Air conditioner shade has the potential to increase the efficiency and longevity of your air conditioning system. When your unit must operate in direct, all-day sunlight, it tends to run hotter and longer. That’s not only inefficient; but it could possibly shorten the life of your unit.
Ultimately, this may add up to higher costs. You could end up spending more to keep cool and may have to replace an expensive system more often.
Your air conditioner’s compressor unit will run at peak efficiency when it’s located in a reliably shaded location with plenty of space for airflow around it. Does shading your A/C unit help? According to many governmental bodies and institutions of higher education, it does. Eliminating the strain of operating your A/C in the bright sun allows your unit to optimize its capacity to keep your house cool in the summer.
When the sun beats down on your unit all day, it works harder to produce cool air. When you protect your A/C with some shade, you can increase its energy efficiency. And if you can provide shade for large portions of your home, your air conditioner won’t be needed as much to counteract the solar warming.
But if you’re asking yourself, “Should I shade my A/C unit?” the answer is yes, but with more of a focus on how you’ll do so. Choosing the right side of your house for A/C installation is a more reliable way to shade your unit.
Here are options for how you can bring shade to your A/C unit. These tips for creating air conditioner shade have the potential to enhance your energy efficiency. Additionally, shade landscaping can enhance the beauty of your property.
The best way to get shade for an A/C unit is proper location. The north side of your house gets the most shade all day, and even at the height of summer, it doesn’t get direct sunlight. On the south side, however, the sun beats down relentlessly. If possible, it’s best to position your A/C unit on the north side of your home.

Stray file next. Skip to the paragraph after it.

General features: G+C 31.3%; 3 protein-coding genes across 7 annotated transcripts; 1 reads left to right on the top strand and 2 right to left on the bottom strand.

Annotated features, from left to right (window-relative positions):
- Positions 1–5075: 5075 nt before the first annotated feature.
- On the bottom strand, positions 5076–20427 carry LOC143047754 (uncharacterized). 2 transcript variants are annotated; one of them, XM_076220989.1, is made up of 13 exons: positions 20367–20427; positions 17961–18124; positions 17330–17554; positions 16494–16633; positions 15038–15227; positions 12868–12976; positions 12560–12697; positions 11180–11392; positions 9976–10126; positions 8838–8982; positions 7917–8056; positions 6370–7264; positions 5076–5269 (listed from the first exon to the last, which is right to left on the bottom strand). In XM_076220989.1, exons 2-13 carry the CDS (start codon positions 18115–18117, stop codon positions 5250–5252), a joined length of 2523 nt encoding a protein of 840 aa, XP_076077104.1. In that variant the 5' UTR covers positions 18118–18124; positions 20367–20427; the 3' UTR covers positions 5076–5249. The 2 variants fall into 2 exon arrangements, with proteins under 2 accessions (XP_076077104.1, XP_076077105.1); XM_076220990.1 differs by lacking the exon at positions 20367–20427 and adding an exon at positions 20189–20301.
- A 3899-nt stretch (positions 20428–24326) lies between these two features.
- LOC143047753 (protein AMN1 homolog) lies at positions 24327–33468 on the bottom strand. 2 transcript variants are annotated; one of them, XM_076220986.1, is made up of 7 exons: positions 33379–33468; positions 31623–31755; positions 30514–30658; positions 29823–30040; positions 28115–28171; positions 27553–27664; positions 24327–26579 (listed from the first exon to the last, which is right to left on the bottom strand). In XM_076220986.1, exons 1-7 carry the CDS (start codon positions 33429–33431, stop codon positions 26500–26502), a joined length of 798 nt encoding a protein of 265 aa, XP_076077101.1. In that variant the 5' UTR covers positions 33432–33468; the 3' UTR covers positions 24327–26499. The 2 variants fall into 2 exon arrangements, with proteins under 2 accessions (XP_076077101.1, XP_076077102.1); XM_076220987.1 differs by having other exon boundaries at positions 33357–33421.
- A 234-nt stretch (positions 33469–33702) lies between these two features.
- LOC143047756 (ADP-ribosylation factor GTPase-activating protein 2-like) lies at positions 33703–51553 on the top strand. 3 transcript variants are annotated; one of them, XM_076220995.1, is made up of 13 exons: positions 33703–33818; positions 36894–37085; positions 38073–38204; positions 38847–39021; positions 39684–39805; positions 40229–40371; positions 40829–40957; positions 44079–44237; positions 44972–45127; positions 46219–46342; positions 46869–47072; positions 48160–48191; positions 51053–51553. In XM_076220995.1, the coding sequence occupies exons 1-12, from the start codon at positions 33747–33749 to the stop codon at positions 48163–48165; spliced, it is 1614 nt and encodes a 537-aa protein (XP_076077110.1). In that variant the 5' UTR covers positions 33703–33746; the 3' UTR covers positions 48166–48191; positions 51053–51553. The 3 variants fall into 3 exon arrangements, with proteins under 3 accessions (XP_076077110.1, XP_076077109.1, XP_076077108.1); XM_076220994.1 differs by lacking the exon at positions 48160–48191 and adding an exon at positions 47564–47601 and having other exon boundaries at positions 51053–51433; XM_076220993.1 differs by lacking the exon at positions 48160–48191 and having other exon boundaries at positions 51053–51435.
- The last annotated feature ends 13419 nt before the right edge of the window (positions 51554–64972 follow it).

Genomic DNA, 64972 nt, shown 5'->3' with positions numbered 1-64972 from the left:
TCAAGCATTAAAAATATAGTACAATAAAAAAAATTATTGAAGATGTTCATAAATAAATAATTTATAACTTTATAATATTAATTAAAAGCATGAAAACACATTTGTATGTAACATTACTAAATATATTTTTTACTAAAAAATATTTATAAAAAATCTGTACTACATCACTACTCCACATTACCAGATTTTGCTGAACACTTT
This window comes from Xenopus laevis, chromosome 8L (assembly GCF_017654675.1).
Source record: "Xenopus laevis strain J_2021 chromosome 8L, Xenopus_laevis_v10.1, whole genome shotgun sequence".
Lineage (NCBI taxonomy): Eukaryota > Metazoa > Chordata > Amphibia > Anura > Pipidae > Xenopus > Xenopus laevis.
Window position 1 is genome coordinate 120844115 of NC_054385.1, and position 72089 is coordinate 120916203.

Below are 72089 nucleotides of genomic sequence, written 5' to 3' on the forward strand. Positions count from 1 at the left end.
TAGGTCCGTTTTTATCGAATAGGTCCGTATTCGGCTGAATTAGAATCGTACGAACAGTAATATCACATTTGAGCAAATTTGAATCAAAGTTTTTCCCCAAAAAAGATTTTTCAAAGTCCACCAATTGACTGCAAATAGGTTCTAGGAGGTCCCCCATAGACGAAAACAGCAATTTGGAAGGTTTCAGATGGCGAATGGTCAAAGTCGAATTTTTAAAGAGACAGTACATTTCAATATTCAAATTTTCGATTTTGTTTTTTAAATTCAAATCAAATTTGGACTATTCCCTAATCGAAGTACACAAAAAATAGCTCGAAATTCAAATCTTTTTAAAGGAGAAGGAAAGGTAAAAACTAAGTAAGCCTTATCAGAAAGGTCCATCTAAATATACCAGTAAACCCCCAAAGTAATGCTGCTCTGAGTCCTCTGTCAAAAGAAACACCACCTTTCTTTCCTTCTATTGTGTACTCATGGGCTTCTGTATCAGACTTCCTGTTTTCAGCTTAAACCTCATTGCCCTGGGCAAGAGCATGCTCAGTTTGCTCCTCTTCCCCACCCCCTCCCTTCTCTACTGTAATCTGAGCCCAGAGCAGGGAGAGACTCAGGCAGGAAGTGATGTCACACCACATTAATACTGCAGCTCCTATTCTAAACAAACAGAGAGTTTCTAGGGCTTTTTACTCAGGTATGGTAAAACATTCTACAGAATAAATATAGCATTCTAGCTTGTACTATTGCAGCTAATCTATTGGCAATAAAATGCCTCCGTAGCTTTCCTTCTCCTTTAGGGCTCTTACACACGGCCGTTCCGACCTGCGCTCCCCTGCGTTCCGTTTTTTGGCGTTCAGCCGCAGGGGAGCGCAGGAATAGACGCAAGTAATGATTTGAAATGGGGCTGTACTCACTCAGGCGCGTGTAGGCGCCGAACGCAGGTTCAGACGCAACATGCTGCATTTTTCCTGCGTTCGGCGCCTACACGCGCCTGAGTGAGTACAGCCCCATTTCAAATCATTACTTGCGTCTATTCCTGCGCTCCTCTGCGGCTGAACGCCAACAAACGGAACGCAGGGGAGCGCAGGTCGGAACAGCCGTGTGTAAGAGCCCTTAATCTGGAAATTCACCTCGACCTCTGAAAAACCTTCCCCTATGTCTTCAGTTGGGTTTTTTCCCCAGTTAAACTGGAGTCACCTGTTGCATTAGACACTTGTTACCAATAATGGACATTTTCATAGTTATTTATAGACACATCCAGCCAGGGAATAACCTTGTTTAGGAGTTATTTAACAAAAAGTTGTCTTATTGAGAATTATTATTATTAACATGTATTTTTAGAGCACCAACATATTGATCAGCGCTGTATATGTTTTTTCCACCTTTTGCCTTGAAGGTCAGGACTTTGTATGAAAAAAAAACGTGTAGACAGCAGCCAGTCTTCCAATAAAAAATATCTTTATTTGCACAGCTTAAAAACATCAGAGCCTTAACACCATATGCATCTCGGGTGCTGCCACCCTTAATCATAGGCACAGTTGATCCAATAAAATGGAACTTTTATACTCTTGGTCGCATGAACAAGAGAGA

When you use window units, you may have no choice but to install one in the direct sun in a south-facing window. Adding an awning over the window can increase efficiency. The awning blocks the sun’s heat from entering the room and provides shade for the A/C unit itself. When installing it, make sure that it doesn’t block the unit’s intake and exhaust functions.
Properly placed trees and shrubs provide cooling shade and enhance the beauty of your property. If you place your air conditioner on the north side of your home that gets less sun, you’ll need plantings that thrive in these shadier conditions. Alternatively, in southern exposures, you’ll want to plant varieties that can take a full day of sun. In all cases, ensure proper space around your unit for good airflow, considering growth over the years.
And more than simply shading your air conditioner, trees can keep the sun from beating down on large portions of your home and save work for your A/C unit. In some cases, tree shade on a roof can lower your house’s inside temperature by 8–10 F.
While shade for your A/C unit is beneficial, you’ll negate all the gains if you end up reducing airflow around and above it. Ensure that you maintain at least 2 feet of open space around your air conditioning unit.
You’ll also want 5 feet of open space above it. The fan exhausts hot air from the top of the unit. If your shade solution blocks this outflow, the hot air will stagnate around the unit and reduce its efficiency.
You may have the best of intentions in planting shrubs, trees and vines for air conditioner shade. Vegetation grows and could eventually block the free movement of air around your unit. Additionally, falling leaves and debris can clog your unit, making it less efficient. The combination of shade and condensation creates an ideal habitat for moss and mold.
Regular maintenance can eliminate these problems. Keep your bushes and trees trimmed. Regularly clean your unit — once in the spring and once in late fall after the leaves are off your trees. Doing so should ensure smooth operation all summer.
You should shade your A/C unit, but reducing your cooling costs starts with having an energy-efficient air conditioner. Beyond those conditions, you can help your air conditioner operate more efficiently by following these additional tips:
Does shading your A/C unit help? Yes, shade is important, but so is proper maintenance. You can do it yourself, but many homeowners find it’s more time- and cost-efficient to get a service plan. If your energy provider offers a way to bundle A/C protection with your electricity plan, you could save even more. Shade working with a smoothly operating unit may increase efficiency and could potentially keep your cooling costs down.
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